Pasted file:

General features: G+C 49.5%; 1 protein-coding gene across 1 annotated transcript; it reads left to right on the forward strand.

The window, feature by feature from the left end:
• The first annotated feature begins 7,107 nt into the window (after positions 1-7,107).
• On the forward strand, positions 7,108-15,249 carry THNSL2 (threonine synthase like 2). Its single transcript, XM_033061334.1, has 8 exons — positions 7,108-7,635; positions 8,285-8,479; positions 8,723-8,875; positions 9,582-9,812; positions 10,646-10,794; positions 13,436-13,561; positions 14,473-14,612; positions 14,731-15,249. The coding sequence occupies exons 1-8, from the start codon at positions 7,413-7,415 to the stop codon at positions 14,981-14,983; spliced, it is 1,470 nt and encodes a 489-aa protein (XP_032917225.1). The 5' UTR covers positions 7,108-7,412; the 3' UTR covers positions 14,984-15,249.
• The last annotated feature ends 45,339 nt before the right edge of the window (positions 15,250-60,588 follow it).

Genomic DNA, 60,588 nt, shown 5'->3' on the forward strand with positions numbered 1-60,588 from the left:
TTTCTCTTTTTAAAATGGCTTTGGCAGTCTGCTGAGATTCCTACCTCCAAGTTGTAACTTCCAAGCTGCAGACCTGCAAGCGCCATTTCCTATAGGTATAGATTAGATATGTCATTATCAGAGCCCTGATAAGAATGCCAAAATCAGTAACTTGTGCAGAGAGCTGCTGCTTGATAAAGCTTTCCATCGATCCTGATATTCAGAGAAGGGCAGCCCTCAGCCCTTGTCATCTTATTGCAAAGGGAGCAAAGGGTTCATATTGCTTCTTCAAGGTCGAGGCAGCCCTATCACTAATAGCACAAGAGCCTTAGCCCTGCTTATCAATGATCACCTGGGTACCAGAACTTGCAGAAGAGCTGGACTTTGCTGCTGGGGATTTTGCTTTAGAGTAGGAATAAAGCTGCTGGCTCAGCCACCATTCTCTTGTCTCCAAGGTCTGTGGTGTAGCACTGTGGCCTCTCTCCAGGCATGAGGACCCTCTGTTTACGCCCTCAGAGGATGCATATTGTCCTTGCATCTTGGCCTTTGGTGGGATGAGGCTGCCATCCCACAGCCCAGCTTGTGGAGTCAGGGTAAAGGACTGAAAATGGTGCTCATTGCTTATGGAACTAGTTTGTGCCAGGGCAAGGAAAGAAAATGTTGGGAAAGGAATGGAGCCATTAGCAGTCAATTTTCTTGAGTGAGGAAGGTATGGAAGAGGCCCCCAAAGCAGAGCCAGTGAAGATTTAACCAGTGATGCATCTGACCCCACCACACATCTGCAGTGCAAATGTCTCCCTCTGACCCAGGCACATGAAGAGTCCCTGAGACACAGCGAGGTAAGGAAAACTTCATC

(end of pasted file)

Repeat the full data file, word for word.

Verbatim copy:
General features: G+C 49.5%; 1 protein-coding gene across 1 annotated transcript; it reads left to right on the forward strand.

The window, feature by feature from the left end:
• The first annotated feature begins 7,107 nt into the window (after positions 1-7,107).
• On the forward strand, positions 7,108-15,249 carry THNSL2 (threonine synthase like 2). Its single transcript, XM_033061334.1, has 8 exons — positions 7,108-7,635; positions 8,285-8,479; positions 8,723-8,875; positions 9,582-9,812; positions 10,646-10,794; positions 13,436-13,561; positions 14,473-14,612; positions 14,731-15,249. The coding sequence occupies exons 1-8, from the start codon at positions 7,413-7,415 to the stop codon at positions 14,981-14,983; spliced, it is 1,470 nt and encodes a 489-aa protein (XP_032917225.1). The 5' UTR covers positions 7,108-7,412; the 3' UTR covers positions 14,984-15,249.
• The last annotated feature ends 45,339 nt before the right edge of the window (positions 15,250-60,588 follow it).

Genomic DNA, 60,588 nt, shown 5'->3' on the forward strand with positions numbered 1-60,588 from the left:
TTTCTCTTTTTAAAATGGCTTTGGCAGTCTGCTGAGATTCCTACCTCCAAGTTGTAACTTCCAAGCTGCAGACCTGCAAGCGCCATTTCCTATAGGTATAGATTAGATATGTCATTATCAGAGCCCTGATAAGAATGCCAAAATCAGTAACTTGTGCAGAGAGCTGCTGCTTGATAAAGCTTTCCATCGATCCTGATATTCAGAGAAGGGCAGCCCTCAGCCCTTGTCATCTTATTGCAAAGGGAGCAAAGGGTTCATATTGCTTCTTCAAGGTCGAGGCAGCCCTATCACTAATAGCACAAGAGCCTTAGCCCTGCTTATCAATGATCACCTGGGTACCAGAACTTGCAGAAGAGCTGGACTTTGCTGCTGGGGATTTTGCTTTAGAGTAGGAATAAAGCTGCTGGCTCAGCCACCATTCTCTTGTCTCCAAGGTCTGTGGTGTAGCACTGTGGCCTCTCTCCAGGCATGAGGACCCTCTGTTTACGCCCTCAGAGGATGCATATTGTCCTTGCATCTTGGCCTTTGGTGGGATGAGGCTGCCATCCCACAGCCCAGCTTGTGGAGTCAGGGTAAAGGACTGAAAATGGTGCTCATTGCTTATGGAACTAGTTTGTGCCAGGGCAAGGAAAGAAAATGTTGGGAAAGGAATGGAGCCATTAGCAGTCAATTTTCTTGAGTGAGGAAGGTATGGAAGAGGCCCCCAAAGCAGAGCCAGTGAAGATTTAACCAGTGATGCATCTGACCCCACCACACATCTGCAGTGCAAATGTCTCCCTCTGACCCAGGCACATGAAGAGTCCCTGAGACACAGCGAGGTAAGGAAAACTTCATC